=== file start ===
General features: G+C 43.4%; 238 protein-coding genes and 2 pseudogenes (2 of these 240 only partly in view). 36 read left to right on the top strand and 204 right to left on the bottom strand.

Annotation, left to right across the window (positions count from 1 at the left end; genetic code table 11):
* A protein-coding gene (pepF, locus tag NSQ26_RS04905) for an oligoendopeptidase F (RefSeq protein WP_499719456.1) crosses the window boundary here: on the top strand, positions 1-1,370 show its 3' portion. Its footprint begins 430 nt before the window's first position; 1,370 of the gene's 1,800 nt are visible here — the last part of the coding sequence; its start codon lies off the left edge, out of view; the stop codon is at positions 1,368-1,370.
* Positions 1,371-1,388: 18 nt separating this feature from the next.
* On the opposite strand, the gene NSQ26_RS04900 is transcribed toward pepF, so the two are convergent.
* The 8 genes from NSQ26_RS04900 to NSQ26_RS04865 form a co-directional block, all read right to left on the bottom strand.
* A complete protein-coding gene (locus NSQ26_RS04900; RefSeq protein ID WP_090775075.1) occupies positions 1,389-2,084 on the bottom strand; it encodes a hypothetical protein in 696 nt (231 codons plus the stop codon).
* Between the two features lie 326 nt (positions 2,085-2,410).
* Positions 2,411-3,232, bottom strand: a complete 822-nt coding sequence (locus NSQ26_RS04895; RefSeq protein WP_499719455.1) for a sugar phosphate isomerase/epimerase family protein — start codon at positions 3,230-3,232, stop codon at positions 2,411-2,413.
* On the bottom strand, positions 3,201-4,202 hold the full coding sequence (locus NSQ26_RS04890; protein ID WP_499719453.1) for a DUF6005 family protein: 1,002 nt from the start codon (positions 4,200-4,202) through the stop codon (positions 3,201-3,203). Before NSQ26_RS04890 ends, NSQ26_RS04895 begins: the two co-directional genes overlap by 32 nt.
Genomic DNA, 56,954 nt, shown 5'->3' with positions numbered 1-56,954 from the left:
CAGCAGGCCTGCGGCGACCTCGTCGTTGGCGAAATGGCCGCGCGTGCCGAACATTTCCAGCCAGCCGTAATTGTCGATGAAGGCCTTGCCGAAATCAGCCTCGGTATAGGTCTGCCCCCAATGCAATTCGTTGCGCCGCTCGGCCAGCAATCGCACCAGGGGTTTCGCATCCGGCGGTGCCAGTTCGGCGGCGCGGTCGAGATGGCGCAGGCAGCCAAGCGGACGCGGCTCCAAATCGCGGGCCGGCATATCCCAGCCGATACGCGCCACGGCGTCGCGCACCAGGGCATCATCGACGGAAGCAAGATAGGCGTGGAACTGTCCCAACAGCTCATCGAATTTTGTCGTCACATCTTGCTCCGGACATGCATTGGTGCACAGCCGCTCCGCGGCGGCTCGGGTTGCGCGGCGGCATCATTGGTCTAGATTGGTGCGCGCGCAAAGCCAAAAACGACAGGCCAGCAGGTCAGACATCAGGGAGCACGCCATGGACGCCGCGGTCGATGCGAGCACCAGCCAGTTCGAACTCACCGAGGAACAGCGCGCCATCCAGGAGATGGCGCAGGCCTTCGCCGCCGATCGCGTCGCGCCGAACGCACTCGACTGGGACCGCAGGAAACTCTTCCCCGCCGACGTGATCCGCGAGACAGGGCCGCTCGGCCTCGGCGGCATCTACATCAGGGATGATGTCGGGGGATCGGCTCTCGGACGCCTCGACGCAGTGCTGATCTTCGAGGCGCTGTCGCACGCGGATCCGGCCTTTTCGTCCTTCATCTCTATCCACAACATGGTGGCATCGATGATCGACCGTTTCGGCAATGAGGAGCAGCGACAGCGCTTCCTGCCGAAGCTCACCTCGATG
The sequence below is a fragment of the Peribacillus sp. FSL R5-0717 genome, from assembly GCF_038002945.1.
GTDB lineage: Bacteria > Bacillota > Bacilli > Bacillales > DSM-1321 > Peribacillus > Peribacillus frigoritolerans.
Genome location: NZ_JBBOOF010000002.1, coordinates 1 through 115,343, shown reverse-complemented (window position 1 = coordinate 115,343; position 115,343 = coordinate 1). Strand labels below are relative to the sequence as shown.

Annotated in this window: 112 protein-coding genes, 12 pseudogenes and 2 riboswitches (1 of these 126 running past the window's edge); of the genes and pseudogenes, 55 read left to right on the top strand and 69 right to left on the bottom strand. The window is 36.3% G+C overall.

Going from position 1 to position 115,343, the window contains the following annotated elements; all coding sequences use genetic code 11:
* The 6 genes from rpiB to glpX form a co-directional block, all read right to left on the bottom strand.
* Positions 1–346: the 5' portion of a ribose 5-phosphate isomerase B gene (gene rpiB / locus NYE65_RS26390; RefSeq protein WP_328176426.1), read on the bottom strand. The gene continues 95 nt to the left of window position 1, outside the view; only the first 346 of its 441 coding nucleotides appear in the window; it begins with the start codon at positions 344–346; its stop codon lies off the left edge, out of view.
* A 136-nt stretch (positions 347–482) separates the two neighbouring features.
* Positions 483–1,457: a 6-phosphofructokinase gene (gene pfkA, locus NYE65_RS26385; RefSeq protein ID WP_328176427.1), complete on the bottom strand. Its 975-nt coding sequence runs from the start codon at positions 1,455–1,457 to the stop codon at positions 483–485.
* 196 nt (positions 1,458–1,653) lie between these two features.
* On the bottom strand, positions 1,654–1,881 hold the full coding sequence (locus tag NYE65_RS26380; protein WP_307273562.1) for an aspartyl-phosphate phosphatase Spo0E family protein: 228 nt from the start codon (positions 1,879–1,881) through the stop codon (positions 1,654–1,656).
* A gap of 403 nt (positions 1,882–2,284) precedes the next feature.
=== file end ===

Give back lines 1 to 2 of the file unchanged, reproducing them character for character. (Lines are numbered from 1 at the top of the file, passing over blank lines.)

General features: G+C 43.4%; 238 protein-coding genes and 2 pseudogenes (2 of these 240 only partly in view). 36 read left to right on the top strand and 204 right to left on the bottom strand.

Annotation, left to right across the window (positions count from 1 at the left end; genetic code table 11):